- The Washington Times - Tuesday, April 29, 2008

The government of Colombia, stung by scandal over government links to right-wing militias and an imperiled trade deal with Washington, faces charges from leading U.S.-based academics that it is distorting information purportedly seized from Marxist guerrillas during a cross-border raid.

In an open letter to the media, about two dozen specialists from U.S. research institutes and universities, including Harvard and New York University, have warned reporters to be cautious with accounts from Colombia’s government that purport to link Venezuelan President Hugo Chavez with the Revolutionary Armed Forces of Colombia, or FARC.

On March 1, Colombian forces bombed a FARC rebel camp located inside Ecua-dorean jungle, about one mile from the Colombian border. Troops killed a FARC leader, Raul Reyes, as well as about 20 others, and reportedly seized three laptops and data drives belonging to Mr. Reyes.

Venezuela and Ecuador responded to the raid by deploying troops to their borders with Colombia. Ecuadorean President Rafael Correa severed diplomatic ties with Colombia, and he continues to trade barbs over the incident with Colombian President Alvaro Uribe in the press.

Colombia’s top police chief, Gen. Oscar Naranjo, has gone public with computer documents that he says prove Mr. Chavez gave or planned to give FARC $300 million — a claim Mr. Chavez denies.

Any day now, the International Criminal Police Organization, better known as Interpol, is slated to wade into the multinational spat by ruling on the authenticity of the laptops.

The letter released Friday warned international media to treat the Interpol announcement carefully.

“In the first round of media coverage of the event, significant problems of inconsistency surfaced precisely as a result of the gap between Colombia’s exaggerations and what the documents actually say,” says the letter.

The signatories include Greg Grandin, a professor at New York University; Larry Birn of the Council of Hemispheric Affairs; Miguel Tinker Salas of Pomona College; and Mark Weisbrot of Washington’s Center for Economic and Policy Research. The signatories are generally considered left-leaning in their analyses of events in Latin America.

The letter states that even if Interpol says that the laptops belonged to FARC, “there is no evidence that the publicly available documents support any of the extreme claims by the Colombian government that Venezuela and Ecuador had any sort of financial relationship with the rebels.”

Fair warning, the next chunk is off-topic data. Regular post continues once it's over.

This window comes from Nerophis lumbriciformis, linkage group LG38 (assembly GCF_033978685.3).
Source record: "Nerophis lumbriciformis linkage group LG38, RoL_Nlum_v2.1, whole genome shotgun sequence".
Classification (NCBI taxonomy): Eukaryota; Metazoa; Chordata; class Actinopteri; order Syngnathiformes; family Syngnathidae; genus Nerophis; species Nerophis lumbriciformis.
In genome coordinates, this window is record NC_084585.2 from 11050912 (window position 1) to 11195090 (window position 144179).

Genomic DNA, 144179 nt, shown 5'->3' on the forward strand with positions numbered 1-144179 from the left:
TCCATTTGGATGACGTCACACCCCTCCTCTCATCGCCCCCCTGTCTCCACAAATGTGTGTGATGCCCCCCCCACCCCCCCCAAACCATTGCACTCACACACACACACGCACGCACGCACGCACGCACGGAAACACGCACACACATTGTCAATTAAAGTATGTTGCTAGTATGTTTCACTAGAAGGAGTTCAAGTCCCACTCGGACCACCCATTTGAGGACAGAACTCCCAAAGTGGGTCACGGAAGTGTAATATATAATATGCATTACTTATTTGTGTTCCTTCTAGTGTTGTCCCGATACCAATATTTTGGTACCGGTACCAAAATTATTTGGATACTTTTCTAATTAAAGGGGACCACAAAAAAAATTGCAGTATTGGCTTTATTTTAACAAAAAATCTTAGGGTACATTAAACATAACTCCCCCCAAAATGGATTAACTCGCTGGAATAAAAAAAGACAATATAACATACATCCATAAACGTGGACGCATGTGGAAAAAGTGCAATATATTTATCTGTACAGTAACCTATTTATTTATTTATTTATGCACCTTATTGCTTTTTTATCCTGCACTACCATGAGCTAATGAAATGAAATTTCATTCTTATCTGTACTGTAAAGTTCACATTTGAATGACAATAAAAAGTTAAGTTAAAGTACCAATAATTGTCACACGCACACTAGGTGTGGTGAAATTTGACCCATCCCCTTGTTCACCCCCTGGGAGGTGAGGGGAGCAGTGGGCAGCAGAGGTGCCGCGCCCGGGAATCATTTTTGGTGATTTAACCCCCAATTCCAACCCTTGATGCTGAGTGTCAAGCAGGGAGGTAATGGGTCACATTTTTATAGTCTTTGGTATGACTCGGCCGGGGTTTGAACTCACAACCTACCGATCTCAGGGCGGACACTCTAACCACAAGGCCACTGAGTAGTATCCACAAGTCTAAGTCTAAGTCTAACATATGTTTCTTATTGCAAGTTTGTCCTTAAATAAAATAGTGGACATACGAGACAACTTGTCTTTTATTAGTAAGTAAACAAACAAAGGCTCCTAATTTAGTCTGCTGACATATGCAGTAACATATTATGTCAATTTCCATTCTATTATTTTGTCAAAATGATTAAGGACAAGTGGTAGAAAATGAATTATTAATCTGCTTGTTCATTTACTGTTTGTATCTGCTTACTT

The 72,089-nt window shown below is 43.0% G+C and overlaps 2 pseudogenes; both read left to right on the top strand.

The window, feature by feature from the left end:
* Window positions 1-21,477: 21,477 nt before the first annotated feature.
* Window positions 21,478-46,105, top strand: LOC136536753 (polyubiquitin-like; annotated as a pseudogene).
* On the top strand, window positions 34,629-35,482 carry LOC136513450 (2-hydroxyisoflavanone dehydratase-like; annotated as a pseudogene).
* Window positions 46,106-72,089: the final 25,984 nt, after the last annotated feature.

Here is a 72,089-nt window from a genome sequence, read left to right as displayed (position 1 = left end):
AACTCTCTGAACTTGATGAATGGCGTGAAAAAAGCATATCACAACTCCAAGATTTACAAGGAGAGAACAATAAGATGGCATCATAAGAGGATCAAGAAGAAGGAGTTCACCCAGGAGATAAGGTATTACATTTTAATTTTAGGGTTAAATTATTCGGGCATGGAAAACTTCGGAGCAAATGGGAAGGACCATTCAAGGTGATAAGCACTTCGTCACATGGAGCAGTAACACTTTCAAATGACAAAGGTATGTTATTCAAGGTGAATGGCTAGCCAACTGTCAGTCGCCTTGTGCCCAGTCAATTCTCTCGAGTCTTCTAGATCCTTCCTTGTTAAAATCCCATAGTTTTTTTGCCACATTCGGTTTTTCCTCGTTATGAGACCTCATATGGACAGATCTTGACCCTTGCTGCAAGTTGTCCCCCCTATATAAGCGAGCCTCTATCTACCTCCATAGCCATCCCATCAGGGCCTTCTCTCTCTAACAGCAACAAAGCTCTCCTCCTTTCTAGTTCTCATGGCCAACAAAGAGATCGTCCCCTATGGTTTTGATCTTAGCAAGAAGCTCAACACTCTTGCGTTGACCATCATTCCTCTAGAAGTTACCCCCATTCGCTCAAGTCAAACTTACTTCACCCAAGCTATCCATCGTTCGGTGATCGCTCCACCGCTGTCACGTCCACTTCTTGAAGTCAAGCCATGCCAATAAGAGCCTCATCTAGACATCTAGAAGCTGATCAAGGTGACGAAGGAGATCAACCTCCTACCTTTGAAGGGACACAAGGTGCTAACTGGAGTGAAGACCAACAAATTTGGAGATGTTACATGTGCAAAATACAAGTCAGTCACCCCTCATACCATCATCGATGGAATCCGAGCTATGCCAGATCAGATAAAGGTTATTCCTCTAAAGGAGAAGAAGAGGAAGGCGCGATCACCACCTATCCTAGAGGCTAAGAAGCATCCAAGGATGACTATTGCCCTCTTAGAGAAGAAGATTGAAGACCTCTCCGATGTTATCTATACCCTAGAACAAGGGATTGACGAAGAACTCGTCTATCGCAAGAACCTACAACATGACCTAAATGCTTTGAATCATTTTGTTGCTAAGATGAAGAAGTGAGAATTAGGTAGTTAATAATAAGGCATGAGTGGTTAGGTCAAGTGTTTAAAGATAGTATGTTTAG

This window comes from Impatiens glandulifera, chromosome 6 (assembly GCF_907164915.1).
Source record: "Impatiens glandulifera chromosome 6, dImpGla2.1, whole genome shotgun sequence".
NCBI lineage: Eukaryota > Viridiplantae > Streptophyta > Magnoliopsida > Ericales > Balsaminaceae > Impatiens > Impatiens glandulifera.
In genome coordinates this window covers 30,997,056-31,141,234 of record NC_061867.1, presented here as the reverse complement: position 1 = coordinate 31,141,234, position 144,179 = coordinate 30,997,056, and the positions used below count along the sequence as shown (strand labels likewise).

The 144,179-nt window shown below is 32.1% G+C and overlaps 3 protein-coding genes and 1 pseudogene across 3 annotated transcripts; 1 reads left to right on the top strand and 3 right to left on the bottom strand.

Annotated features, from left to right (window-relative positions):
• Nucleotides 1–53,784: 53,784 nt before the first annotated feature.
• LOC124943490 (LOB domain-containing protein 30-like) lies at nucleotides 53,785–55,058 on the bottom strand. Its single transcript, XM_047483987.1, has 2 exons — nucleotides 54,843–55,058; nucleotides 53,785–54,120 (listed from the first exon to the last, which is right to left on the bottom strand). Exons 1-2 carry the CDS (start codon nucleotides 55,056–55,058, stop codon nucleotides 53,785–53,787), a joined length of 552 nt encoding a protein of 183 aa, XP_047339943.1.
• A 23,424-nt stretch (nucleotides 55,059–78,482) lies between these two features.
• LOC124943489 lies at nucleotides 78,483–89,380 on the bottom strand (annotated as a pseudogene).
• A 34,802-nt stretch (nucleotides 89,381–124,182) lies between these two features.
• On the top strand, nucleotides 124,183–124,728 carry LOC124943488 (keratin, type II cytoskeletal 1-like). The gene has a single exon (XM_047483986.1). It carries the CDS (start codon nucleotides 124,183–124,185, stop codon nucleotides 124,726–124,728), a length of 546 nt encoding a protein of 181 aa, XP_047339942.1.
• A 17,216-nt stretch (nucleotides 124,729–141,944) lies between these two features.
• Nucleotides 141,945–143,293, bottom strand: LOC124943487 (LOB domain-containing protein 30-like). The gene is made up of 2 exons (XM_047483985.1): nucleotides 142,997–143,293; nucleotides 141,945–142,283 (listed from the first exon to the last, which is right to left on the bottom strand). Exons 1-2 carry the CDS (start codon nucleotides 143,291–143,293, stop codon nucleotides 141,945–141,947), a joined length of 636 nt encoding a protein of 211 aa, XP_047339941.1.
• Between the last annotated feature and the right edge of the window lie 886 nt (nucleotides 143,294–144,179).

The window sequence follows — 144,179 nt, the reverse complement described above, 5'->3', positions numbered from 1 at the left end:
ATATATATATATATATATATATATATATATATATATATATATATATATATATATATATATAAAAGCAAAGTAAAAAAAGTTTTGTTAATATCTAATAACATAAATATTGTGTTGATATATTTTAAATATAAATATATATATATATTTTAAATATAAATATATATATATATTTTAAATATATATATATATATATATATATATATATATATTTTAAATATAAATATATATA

It says that “independent analysis” of the documents indicate that the Colombian government “has substantially exaggerated their contents, perhaps for political purposes.”

For example, Colombia’s claims regarding Venezuela’s payments or plans to pay FARC $300 million are based solely on a passage from a letter sent to the FARC secretariat from Raul Reyes, according to the letter.

The letter says the passage makes a vague reference to the number “300,” noting that it could mean $300 million or 300 hostages.

At the time of the raid, Mr. Chavez was heavily involved in trying to secure the release of FARC hostages.

The Chavez-FARC link seemed further discredited on April 10 when Jose Miguel Insulza, head of the Organization of American States(OAS), told a House Foreign Affairs subcommittee on the Western Hemisphere that no evidence had been made available to confirm any Venezuelan links to FARC.

“There is no evidence, and no member country, including [the United States], has offered the OAS such proof,” Mr. Insulza said at the hearing, Agence France-Presse reported.

Camilo Ospina, Colombia’s ambassador to the OAS, said Sunday that he was surprised by the letter.

“Since the government of Colombia found this evidence, we have urged Interpol to revise the information,” he said. “It is hard to understand any doubts about the accuracy of the information, given that it is reviewed by these international authorities.”

Furthermore, Mr. Ospina said that “concrete evidence” shows the information to be true, “providing real links” between the FARC and Latin American governments.

“We are waiting for the final Interpol report,” he said. “And we are convinced that it will grant authenticity.”

The U.S. State Department has been cautious in its comments on the computer, saying it is analyzing material from the hard drive, which it has called “worrisome.”

In interviews with The Washington Times, Ecua-dorean diplomats in Quito, who requested anonymity because they aren’t allowed to speak to the press, complained that Colombia has only offered copies of documents linking the Ecuadorean government of Mr. Correa to FARC.

They said Colombia had failed to offer, for example, a description of the software and techniques used to recover the data, information about server paths traveled by e-mails or other data that links the laptops to the bombed location.

Friday’s letter surfaced as Mr. Uribe struggles to save a pending bilateral trade agreement in Washington.

House Democrats are blocking a vote on the deal, saying economic fixes at home and a global food crisis should take precedence. Trade unions oppose the Colombian trade pact, which is strongly backed by the Bush administration.

Complicating matters, Mr. Uribe seems to be increasingly surrounded by a political scandal known in Colombia as “parapolitics.” On April 22, authorities arrested his cousin, a former senator named Mario Uribe, accusing him of ties to brutal paramilitary death squads.

And an investigation begun two years ago has ended in the arrest of 32 members of Colombia’s Congress, and other leaders are under investigation, for their reputed ties to paramilitary groups accused of widespread killings and cocaine trafficking.

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